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If Tennessee opts out of the Affordable Care Act, voters may have good reason to feel sick




For the past month, manufactured crises over the NRA's political firepower, the imminent threat of Islamic takeover, and the public's right to simultaneously bash gays and clog its arteries have successfully diverted (or refocused) the attention of Tennessee voters. But there's a rumble on the horizon not even pointed fingers and cries of "Shariah law!" can indefinitely defer.

To the dismay of the state's progressives — remember them? — Tennessee's triumphant Republicans are talking about refusing to expand Medicaid coverage under the federally approved Affordable Care Act, rejecting a jackpot of benefits in the process.

Their logic is head-spinning. By opting out, Tennessee gives up the lion's share of a $7 billion federal windfall for the state and nearly 30,000 new jobs in the health care field — and that's in the law's first five years. That's not to mention coverage for 200,000 more Tennesseans almost entirely paid for by the federal government.

It gets better. If Tennessee opts out, preventive care remains unaffordable for the state's citizens who are still uninsured, so emergency room visits don't decrease and everyone's premiums don't go down. What's more, Tennesseans still help pay for the program through our federal income taxes — only for every other American to enjoy.

And it's all to try to save $300 million in state dollars annually — a cost Republicans say the state can't afford, but which we probably will incur anyway no matter what we do.

Those conclusions are mostly derived from a cost-benefit study conducted earlier this year by the University of Memphis. Assessing the economic impact of the health care law, the study found that an additional $7.5 billion in federal money would be spent in Tennessee in the law's first five years. In 2014 — the first year alone —the study estimated an extra $454 million in federal spending would create 7,573 new jobs, growing to 29,440 jobs in 2019.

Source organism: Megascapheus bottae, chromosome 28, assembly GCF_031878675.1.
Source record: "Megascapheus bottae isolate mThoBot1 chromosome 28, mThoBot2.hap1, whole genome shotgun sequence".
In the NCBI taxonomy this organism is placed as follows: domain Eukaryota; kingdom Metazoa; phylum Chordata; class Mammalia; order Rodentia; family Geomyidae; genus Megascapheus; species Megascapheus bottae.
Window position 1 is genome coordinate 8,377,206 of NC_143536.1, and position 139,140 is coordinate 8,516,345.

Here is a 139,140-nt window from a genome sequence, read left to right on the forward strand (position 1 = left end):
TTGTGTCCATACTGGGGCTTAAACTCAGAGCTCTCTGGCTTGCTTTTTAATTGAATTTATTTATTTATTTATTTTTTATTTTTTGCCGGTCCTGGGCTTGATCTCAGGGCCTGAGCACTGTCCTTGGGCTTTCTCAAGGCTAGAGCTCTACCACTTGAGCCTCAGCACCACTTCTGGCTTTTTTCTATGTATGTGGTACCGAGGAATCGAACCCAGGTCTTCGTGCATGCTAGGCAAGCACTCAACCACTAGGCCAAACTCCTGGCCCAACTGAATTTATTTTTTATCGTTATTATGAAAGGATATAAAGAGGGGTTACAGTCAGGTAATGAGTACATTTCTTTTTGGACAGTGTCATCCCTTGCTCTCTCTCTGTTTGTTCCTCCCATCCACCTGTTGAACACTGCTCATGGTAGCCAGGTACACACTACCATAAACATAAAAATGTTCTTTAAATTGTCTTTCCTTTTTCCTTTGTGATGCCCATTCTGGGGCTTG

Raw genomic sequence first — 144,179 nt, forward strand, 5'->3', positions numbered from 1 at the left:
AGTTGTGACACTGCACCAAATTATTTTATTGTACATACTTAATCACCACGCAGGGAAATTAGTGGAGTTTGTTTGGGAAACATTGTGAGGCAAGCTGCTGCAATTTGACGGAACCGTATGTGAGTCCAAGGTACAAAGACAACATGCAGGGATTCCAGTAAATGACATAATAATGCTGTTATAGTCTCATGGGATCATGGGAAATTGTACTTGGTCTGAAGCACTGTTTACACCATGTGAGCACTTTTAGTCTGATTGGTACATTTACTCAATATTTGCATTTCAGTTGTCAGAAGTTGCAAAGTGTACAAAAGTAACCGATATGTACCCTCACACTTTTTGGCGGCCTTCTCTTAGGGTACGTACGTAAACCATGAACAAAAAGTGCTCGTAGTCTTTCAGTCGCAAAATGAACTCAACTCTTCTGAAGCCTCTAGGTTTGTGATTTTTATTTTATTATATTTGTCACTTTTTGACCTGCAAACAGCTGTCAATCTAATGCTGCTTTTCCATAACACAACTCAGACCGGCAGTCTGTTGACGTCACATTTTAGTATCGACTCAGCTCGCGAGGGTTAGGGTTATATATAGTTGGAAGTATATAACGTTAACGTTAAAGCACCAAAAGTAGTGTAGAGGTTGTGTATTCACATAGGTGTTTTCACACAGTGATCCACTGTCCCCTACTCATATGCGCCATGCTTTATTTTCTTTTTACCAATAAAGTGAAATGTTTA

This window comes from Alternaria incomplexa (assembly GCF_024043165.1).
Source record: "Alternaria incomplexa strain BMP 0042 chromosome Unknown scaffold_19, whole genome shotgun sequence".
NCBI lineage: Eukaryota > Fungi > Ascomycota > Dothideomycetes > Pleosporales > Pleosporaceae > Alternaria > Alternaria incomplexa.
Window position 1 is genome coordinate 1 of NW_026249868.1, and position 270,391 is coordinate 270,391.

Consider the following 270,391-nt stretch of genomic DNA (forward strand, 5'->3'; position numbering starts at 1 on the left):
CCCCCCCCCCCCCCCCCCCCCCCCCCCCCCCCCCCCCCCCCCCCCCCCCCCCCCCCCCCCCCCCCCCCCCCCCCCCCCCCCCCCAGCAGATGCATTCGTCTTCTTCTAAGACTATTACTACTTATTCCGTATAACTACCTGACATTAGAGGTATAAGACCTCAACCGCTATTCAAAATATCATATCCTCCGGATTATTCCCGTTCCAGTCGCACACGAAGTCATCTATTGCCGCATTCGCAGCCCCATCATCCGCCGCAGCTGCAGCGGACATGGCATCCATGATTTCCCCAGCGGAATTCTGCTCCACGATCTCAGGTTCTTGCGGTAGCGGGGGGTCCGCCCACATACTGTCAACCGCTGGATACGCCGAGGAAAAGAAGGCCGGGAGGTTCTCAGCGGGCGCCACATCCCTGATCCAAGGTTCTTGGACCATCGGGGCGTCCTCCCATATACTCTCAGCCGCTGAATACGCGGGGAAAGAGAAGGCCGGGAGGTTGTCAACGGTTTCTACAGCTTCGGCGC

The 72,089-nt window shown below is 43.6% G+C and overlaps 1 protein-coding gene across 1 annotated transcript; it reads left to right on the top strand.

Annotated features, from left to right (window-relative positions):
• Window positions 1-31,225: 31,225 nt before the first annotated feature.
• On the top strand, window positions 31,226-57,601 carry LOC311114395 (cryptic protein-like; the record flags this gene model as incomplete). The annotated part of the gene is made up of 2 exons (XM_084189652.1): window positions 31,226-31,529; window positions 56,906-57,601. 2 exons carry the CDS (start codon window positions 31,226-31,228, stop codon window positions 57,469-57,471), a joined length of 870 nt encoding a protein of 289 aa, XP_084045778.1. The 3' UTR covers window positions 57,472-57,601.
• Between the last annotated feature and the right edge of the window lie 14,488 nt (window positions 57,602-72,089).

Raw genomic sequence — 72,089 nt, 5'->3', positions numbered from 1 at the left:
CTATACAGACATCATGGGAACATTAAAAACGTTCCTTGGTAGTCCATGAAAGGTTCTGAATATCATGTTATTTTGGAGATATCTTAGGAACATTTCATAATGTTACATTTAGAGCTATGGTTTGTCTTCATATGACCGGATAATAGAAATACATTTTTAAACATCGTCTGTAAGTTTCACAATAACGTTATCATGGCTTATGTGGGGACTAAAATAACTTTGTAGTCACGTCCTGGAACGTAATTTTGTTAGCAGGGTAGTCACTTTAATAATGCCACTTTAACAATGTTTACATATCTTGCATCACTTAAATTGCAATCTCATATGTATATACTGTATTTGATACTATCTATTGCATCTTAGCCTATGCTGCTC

Had the agent of this good fortune been something other than the dreaded "ObamaCare" — say, the opening of a new industrial plant somewhere — the study might have ignited a wild statewide celebration. Instead, the study has been little noticed and hardly mentioned since its release in March, at the height of the maelstrom over the health care system overhaul.

On June 28 the Supreme Court — while upholding the constitutionality of the Affordable Care Act — gave states the right to opt out. In other words, states can refuse to expand Medicaid coverage to add 17 million Americans to the program's rolls when the act goes into effect in 2014.

The Republican governors of five states — Texas, Florida, Louisiana, Mississippi and South Carolina — already have announced they'll block the expansion, an action that many health care experts initially called unthinkable.

Gov. Bill Haslam's official position is that he's only considering opting out. But in his few public comments on the subject, he has cast serious doubt on whether he might do anything else.

"Obviously I am not a fan of the health care plan," the governor said right after the Supreme Court ruling. "The cost impact to the state is very significant."

Congressman Jim Cooper says bluntly: "They're playing politics in an election year."